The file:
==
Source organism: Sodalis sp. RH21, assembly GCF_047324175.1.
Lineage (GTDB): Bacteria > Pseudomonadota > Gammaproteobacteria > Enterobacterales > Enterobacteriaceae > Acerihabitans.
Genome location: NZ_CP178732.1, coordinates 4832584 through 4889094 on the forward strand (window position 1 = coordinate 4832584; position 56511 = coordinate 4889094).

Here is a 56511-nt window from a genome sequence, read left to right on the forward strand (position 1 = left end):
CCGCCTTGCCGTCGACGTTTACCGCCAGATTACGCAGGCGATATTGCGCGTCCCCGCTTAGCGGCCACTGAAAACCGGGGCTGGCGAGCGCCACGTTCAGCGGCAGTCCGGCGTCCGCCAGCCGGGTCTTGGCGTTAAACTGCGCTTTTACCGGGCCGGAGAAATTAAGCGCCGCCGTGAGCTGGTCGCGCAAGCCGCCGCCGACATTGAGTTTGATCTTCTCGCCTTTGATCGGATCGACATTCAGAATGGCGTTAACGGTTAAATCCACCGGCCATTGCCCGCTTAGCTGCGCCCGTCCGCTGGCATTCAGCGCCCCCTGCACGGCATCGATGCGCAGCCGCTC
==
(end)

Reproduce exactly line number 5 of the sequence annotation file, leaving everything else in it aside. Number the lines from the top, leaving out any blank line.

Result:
CCGCCTTGCCGTCGACGTTTACCGCCAGATTACGCAGGCGATATTGCGCGTCCCCGCTTAGCGGCCACTGAAAACCGGGGCTGGCGAGCGCCACGTTCAGCGGCAGTCCGGCGTCCGCCAGCCGGGTCTTGGCGTTAAACTGCGCTTTTACCGGGCCGGAGAAATTAAGCGCCGCCGTGAGCTGGTCGCGCAAGCCGCCGCCGACATTGAGTTTGATCTTCTCGCCTTTGATCGGATCGACATTCAGAATGGCGTTAACGGTTAAATCCACCGGCCATTGCCCGCTTAGCTGCGCCCGTCCGCTGGCATTCAGCGCCCCCTGCACGGCATCGATGCGCAGCCGCTC